Marine Debris – Coloring Book (NOAA)
http://www.education.noaa.gov/books/debris/debris1.htm
Helps kids understand how to recognize the hazards of throwing junk into the ocean and overboard from boats.

It All Runs Down Hill – Activity (NOAA)
http://oceanservice.noaa.gov/education/for_fun/ItAllRunsDownhill.pdf
Simple student activity in which a model of a watershed is created to show how rainfall carries pollution into the ocean and other bodies of water.

Turning the Tide on Trash: Marine Debris – Curriculum (EPA)
http://www.epa.gov/owow/OCPD/Marine/contents.html
An extensive learning guide on how water pollution threatens the vitality of the world’s ocean systems. Activities include ways to see how marine debris, such as human trash, can cause discomfort and harm to marine wildlife.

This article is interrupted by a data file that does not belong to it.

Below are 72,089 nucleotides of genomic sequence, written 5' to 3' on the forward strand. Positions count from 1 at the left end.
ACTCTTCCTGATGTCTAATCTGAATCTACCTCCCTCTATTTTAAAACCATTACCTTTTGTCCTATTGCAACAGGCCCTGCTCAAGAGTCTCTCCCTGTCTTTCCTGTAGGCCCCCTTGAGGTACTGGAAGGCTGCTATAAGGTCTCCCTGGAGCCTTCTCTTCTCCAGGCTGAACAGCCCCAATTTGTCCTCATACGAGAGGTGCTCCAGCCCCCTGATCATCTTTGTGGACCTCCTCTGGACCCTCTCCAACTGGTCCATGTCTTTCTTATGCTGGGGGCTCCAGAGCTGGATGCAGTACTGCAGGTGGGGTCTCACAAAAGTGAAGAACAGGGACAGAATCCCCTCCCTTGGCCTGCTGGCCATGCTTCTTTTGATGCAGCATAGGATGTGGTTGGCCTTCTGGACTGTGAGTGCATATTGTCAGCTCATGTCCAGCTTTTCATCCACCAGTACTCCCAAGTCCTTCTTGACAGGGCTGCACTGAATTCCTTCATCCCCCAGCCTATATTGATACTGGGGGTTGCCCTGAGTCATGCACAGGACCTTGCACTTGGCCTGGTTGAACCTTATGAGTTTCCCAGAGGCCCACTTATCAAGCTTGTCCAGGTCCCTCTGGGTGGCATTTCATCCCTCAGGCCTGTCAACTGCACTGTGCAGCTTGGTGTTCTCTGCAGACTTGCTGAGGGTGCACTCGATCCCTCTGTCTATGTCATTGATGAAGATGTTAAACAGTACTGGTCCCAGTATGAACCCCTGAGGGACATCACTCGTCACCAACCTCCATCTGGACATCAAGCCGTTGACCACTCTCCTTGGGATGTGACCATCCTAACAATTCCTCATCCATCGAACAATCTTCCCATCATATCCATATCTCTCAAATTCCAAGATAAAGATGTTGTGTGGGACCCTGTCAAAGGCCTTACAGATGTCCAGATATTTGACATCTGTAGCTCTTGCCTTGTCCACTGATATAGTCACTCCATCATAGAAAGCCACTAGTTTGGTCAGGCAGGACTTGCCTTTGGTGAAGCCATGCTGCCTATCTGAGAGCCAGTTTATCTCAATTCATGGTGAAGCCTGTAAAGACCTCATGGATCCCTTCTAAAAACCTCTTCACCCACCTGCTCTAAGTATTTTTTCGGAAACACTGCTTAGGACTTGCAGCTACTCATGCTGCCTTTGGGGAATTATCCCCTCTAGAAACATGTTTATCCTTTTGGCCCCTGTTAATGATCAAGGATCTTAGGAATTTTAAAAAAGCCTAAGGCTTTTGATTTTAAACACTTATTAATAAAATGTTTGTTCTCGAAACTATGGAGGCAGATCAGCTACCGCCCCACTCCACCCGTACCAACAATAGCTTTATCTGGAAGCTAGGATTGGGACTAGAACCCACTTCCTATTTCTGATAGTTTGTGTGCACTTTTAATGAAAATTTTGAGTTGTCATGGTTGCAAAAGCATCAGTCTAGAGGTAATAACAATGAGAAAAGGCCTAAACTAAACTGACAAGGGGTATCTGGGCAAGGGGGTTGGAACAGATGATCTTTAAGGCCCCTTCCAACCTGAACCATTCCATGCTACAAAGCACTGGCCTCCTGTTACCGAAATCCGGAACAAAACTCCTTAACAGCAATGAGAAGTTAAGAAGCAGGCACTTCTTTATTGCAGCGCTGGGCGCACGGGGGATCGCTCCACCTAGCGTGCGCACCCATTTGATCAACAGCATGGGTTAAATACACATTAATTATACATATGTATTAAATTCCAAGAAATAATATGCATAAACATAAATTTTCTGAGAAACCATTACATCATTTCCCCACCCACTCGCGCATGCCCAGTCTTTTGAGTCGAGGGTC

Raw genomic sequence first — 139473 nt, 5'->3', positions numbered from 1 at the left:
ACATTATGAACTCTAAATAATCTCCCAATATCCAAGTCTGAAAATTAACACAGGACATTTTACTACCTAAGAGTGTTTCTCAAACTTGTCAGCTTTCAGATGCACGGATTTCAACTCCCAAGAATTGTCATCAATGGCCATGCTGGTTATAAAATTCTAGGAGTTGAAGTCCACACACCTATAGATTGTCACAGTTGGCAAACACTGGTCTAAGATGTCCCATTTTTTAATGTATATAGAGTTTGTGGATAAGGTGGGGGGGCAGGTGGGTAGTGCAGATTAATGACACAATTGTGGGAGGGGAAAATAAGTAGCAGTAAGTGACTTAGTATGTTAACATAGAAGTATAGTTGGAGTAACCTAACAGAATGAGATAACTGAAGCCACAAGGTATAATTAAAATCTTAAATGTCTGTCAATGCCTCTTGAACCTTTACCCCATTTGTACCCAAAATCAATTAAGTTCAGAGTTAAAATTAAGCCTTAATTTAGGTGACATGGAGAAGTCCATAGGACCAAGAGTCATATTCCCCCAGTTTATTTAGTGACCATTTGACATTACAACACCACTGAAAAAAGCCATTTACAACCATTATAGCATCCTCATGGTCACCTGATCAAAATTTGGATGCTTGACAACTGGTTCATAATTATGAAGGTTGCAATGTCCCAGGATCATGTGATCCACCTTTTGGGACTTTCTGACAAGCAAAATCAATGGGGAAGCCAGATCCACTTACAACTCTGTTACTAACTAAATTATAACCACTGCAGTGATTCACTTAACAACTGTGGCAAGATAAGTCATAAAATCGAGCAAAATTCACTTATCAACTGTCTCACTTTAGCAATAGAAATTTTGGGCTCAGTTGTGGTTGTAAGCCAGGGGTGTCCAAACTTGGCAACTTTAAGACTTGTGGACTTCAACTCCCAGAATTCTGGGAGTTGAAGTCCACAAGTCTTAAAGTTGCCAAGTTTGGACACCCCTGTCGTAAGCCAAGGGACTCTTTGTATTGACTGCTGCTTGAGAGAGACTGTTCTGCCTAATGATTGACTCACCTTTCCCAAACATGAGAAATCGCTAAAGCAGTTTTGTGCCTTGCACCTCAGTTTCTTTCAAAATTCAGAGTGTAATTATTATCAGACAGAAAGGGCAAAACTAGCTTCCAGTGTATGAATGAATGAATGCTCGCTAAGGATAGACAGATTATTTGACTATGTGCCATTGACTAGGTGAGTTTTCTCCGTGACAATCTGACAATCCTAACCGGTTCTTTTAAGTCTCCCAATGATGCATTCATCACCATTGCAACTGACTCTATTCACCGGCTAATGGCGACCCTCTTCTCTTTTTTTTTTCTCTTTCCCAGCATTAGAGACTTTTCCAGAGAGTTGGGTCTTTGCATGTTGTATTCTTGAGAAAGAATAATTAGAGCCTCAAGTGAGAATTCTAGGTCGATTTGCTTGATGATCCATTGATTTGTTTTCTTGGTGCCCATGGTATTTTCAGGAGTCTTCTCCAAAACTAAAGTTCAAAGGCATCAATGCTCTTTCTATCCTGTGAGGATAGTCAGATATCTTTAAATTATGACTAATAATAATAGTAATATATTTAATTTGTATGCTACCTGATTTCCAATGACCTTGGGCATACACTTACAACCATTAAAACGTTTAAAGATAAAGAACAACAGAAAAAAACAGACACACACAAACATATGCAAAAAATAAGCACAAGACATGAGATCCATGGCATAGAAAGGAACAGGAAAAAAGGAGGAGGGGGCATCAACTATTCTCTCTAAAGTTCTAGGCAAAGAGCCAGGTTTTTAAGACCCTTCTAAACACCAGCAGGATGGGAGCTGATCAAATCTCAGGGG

Mercury is Rising – Activity
http://www2.vims.edu/bridge/DATA.cfm?Bridge_Location=archive1203.html
Calculate the amount of fish a person can eat per month in order to stay within acceptable limits of the EPA's mercury guidelines.

You Can Protect Our Waters – Bulletin (LSUAC)
http://www.lsuagcenter.com/en/communications/publications/Publications+Catalog/Environment/Water+Quality/You+Can+Protect+
Our+Waters_seriespage-2.htm

Basic bulletin from LSU Ag Center introducing water pollution.

Watersheds and Wetlands – Activity
http://www.mysciencebox.org/wetlands
Basic lesson series teaching about watershed pollution and how it ties to the wetlands.

Lessons on the Lake: Pontchartrain Basin: A Watershed – Lesson Plan (USGS)
http://pubs.usgs.gov/of/1998/of98-805/lessons/chpt1/index.htm
Created by the Lake Pontchartrain Basin foundation. Teaches about watersheds and wetland pollution.

Lessons on the Lake: Liquid Assets: Our Water Resources – Lesson Plan (USGS)
http://pubs.usgs.gov/of/1998/of98-805/lessons/chpt5/index.htm
Created by the Lake Pontchartrain Basin foundation. Teaches about protecting our water resources.